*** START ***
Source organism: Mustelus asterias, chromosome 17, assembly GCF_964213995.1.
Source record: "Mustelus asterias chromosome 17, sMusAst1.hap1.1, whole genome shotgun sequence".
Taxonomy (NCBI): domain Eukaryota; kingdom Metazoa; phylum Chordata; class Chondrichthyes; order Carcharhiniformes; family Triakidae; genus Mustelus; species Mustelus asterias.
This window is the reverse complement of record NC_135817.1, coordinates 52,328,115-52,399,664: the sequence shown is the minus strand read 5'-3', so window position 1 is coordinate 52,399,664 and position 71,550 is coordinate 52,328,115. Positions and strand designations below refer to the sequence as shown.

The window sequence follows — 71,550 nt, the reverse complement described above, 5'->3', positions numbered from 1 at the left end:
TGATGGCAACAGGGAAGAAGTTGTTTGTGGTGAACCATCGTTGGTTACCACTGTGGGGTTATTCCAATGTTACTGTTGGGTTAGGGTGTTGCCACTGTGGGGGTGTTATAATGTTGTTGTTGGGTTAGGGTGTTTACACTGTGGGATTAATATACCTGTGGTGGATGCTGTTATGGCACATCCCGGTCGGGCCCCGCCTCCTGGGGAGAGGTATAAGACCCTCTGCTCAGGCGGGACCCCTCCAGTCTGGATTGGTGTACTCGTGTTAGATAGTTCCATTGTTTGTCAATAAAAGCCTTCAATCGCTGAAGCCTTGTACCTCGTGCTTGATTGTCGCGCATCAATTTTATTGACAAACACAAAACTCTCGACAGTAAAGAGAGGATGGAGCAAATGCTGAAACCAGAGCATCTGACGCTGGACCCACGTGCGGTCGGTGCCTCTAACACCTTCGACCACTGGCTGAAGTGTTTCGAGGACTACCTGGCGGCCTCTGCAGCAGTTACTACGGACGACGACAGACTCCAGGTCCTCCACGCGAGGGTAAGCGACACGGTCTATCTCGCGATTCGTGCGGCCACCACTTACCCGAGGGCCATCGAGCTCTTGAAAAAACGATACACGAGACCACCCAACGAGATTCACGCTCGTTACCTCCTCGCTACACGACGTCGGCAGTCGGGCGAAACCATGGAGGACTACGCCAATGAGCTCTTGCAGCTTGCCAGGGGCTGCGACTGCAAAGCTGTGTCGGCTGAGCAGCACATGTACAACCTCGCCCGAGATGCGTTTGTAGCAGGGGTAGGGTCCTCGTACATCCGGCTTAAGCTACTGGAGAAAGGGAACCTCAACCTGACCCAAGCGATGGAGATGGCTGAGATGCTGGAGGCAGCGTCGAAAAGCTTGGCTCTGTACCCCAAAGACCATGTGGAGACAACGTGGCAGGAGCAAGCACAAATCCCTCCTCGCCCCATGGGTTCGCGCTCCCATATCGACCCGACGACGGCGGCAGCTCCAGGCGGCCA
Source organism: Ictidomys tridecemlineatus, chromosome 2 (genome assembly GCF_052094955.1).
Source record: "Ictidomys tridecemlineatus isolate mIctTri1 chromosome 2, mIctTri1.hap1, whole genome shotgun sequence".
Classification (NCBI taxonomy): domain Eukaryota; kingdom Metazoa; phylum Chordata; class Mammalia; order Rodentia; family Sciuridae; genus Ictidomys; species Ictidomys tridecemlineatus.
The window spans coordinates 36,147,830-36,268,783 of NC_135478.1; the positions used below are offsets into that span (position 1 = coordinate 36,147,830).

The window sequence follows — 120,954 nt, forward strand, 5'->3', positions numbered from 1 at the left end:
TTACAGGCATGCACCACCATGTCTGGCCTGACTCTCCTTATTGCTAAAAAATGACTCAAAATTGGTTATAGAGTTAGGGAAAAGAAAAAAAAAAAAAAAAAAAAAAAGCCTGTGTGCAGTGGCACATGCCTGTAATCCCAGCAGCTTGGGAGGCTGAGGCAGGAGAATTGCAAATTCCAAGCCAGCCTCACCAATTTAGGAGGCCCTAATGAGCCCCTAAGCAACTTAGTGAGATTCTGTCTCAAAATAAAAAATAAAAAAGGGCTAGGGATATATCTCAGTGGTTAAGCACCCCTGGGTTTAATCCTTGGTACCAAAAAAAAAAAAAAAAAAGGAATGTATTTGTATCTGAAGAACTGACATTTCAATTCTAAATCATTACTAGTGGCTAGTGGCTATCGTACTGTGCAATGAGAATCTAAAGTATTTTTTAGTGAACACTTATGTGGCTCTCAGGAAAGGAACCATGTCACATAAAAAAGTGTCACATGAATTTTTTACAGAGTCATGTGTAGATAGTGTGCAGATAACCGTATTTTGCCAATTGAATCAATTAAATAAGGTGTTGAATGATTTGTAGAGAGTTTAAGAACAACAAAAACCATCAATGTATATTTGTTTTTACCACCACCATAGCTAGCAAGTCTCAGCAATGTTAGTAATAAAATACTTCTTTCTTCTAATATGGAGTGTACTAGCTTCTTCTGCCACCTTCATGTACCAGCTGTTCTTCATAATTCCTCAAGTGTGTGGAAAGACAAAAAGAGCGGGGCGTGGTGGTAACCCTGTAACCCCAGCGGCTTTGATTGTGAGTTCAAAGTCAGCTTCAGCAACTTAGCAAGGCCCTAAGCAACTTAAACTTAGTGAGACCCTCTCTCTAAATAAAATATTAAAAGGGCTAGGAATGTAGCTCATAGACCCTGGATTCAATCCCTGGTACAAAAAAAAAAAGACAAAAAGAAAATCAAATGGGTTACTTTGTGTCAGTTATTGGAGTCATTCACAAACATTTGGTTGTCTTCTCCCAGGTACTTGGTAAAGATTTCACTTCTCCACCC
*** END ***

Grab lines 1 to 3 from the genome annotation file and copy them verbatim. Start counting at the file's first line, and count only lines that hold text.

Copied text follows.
Source organism: Mustelus asterias, chromosome 17, assembly GCF_964213995.1.
Source record: "Mustelus asterias chromosome 17, sMusAst1.hap1.1, whole genome shotgun sequence".
Taxonomy (NCBI): domain Eukaryota; kingdom Metazoa; phylum Chordata; class Chondrichthyes; order Carcharhiniformes; family Triakidae; genus Mustelus; species Mustelus asterias.